Medicine and social justice
Julian Tudor Hart’s reflections on the past in his writing provide an important understanding of the conflicts of the present. He shows that progress in medicine has always been closely linked to communities and to social justice, and reminds us how interlinked Beveridge’s “five giants” (the evils standing in the way of a good society) are. “Disease” (ill-health) is only effectively addressed if Squalor, Want, Idleness, and Ignorance (housing, poverty, jobs and education) are effectively addressed too. Yet the 70th birthday of the NHS was publicly celebrated, whilst social care and the other “giant evils” carried on being neglected.
Tudor Hart noted that the medical profession had not been in the vanguard of those who have grasped the central importance of this. “Through the Insurance Act of 1911”, he wrote,
Lloyd George enabled doctors for the first time to prescribe money as well as drugs to manual workers during acute illness, thus ensuring that they and their families could eat, would not be evicted for non-payment of rent, and would not be driven into pauperism. Lloyd George understood, and sought to break, the cycle through which poverty caused disease and disease caused poverty. The Act offered GPs power to intervene effectively in the course of acute illness in the labouring poor, and also increased and stabilized their incomes, yet the profession bitterly opposed it. The same hostility exploded in 1948, when the National Health Service Act again proposed to give doctors more scope for effective intervention by making all treatment free at the time of use, and to increase and stabilize GPs’ incomes by including the whole population.((Julian Tudor Hart, A New Kind of Doctor, The Merlin Press, London 1988, page 53))
The advent of the welfare state meant that GPs’ work became bound up with the administration of social security. They never liked this part of their activities, despite the fact that social security, the most basic determinant of health (work, housing), is the foundation of any health improvement. Here and now, in austerity-blighted 21st century UK, the main instrument for addressing social justice – letters of support for patients to benefit administrator – remain an unpopular optional part of the primary care workload. But GPs have moved on, and now face a fresh challenge to which Tudor Hart’s thinking is also highly relevant.
Technology: supportive or disruptive?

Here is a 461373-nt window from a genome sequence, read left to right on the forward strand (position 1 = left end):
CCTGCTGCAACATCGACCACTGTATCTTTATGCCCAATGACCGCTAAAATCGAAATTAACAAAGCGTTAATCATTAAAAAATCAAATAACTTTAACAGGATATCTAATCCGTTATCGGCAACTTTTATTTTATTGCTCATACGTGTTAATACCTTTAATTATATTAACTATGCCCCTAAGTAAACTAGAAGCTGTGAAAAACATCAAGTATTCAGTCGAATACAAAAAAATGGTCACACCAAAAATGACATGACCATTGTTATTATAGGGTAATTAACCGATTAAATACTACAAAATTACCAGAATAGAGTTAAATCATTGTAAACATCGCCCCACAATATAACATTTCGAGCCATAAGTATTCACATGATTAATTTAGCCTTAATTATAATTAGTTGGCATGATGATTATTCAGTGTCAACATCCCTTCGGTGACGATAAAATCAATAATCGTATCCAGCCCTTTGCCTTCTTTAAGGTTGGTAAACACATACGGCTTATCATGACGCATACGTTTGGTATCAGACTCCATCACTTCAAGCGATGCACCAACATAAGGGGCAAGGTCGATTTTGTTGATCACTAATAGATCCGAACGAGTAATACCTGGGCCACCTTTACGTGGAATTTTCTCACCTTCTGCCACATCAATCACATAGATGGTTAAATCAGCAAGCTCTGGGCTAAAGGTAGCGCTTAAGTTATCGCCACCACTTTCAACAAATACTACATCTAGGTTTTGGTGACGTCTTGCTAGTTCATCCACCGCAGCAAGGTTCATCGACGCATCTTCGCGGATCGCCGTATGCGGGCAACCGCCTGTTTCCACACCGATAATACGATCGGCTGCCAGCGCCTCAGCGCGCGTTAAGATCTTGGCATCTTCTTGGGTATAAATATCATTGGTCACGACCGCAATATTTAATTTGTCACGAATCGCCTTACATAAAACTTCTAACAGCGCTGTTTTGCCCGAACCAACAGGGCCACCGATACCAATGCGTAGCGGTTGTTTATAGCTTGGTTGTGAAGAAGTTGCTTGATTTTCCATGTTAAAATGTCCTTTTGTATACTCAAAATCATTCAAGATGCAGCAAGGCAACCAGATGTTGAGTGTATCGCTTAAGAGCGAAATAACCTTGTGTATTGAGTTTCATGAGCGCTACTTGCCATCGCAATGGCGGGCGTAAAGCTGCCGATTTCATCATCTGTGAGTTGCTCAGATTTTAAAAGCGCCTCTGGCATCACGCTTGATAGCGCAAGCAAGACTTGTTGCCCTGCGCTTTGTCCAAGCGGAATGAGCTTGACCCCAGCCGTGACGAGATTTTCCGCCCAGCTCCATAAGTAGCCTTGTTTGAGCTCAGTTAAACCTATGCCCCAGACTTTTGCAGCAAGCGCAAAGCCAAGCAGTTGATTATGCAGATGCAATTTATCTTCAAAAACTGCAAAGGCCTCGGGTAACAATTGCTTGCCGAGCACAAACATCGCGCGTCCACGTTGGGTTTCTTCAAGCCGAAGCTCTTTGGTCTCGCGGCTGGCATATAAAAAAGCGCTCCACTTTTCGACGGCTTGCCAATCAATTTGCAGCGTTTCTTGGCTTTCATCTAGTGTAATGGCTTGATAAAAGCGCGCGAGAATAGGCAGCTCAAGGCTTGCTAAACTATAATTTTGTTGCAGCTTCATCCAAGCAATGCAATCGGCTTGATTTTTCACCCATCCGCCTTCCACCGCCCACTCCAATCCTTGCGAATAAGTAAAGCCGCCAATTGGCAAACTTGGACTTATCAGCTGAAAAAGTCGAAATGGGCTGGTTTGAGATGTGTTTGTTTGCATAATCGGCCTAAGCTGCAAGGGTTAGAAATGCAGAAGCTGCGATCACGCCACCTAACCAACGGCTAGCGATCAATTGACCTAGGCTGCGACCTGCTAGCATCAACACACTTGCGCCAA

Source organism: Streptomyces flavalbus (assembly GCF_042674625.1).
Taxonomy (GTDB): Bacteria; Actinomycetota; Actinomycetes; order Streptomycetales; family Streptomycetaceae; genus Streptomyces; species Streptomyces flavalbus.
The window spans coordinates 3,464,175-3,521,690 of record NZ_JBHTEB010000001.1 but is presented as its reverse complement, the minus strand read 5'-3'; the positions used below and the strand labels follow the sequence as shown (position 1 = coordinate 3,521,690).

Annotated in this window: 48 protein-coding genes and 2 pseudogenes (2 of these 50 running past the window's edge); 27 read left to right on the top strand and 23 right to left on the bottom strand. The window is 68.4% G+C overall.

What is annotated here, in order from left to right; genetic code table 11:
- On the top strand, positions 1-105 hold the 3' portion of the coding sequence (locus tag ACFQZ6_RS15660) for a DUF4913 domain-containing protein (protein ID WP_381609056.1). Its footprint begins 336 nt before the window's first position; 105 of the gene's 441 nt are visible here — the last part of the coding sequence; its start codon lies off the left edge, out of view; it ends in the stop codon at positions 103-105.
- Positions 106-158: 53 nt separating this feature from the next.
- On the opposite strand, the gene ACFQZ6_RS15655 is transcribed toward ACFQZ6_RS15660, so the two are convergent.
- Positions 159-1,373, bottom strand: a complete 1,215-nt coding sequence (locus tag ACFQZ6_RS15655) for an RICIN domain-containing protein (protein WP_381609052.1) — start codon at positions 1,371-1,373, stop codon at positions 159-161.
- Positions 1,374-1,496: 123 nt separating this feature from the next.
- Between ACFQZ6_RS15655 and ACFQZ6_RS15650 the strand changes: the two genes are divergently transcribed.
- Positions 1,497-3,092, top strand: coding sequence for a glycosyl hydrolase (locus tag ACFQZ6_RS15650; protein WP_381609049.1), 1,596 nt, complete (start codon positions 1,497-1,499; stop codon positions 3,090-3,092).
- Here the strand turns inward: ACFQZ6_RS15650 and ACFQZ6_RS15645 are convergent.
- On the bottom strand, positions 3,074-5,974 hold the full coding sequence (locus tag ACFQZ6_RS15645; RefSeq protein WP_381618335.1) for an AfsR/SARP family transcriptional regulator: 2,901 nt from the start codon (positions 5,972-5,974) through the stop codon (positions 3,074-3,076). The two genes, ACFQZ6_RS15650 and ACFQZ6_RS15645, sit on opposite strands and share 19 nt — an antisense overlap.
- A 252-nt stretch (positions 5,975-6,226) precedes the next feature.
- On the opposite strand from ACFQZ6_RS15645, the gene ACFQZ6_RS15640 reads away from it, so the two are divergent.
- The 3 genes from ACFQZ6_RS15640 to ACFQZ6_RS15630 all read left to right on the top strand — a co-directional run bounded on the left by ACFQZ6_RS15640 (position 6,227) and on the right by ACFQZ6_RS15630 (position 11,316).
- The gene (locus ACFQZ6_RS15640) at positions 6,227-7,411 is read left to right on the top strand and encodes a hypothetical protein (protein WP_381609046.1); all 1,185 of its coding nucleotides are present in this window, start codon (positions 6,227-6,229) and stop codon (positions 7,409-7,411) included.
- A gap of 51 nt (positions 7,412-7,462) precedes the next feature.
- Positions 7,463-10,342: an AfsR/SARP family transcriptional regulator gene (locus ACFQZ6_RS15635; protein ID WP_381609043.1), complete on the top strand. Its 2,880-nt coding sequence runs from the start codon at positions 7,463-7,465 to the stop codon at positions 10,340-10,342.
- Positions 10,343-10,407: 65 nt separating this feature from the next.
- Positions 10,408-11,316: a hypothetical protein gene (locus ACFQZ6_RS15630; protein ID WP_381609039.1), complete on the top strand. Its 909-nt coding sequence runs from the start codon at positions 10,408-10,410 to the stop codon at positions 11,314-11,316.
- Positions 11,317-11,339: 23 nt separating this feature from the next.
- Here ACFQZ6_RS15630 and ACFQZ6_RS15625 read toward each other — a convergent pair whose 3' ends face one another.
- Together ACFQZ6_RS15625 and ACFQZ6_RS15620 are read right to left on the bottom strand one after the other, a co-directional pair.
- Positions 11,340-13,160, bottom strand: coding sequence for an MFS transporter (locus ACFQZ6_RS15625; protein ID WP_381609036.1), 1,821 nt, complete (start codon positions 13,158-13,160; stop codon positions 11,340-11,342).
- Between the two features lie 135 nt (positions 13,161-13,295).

The original feature of Tudor Hart’s “new kind of doctor” was the application of epidemiological thinking to medical care. This goes beyond both hospital medicine and individualistic, pastoral primary care. Its key scientific element is proactive, purposeful data capture, in combination with desired end-points.
A New Kind of Doctor was published in 1988. The front cover shows a female doctor consulting a patient in a very homely consulting room. She is on the phone (a landline) and on the desk between her and the patient is a Lloyd-George-era envelope containing the patient’s health record. And no computer. A lot has happened since then. General Practice has been ahead of secondary care in moving to digital formats. The electronic patient record with its features enabling recall, medicines management, long-term condition management and appointment organisation, is based on the close relationship between clinicians and patients, enabling GPs to adapt to individual patients interventions aimed at whole populations. With the digital record Tudor-Hart’s vision of a new kind of medicine, serving communities, open to democratic influence, and created in partnership with patients, became a partial reality. The position of the patient in service planning, governance and research became more powerful. But health inequalities persist.
Interactions with institutions and organisations, including health care and welfare administration (universal credit), are increasingly online, and GPs are used to computer-mediated interactions. But digital connectivity divorced from the historical reality of communities and a commitment to social justice can be dangerous.
“The future of connected health” was the title of an event at Imperial College’s business school. It featured the role of big data in healthcare. Ali Parsa, the CEO of Babylon, showcased his vision of the possibilities of digital technology in healthcare. Babylon is a private company financed by venture capital, including the founders of “DeepMind”, a start-up company specialising in artificial learning technology. Babylon’s mission statement is “to put an accessible and affordable health service in the hands of every person on earth”. Babylon curates a mobile-phone-based health app and has contracts with tech-giants like Samsung and Tencent. Ali Parsa focussed on diagnostics and individual data monitoring in the context of lifestyle management: wellbeing and preventive healthcare to be achieved by building on data monitoring.
He displayed the Silicon-Valley-habitus of optimistic (and nonchalant) “creative disruption”. He played with the ring on his finger, a sensor for collecting physiological data. The idea is clear: fitness-tracking or wellness-tracking. “We are able to monitor you, every symptom, every day”, he said. The cover image for this app showed a young woman in lotus-position. Is she optimising her resilience and wellbeing through integrating constant data monitoring into her decisions? I thought about Bentham’s panopticon, and Foucault’s take on it in Discipline and Punish. I thought about HAL in Stanley Kubrick’s Space Odyssey. Mr Parsa even showed us his personal “avatar”. It looked like the transparent human model in the Wellcome Collection. The organs, represented like “this is your heart age”, appeared at the click of a button. The virtual self.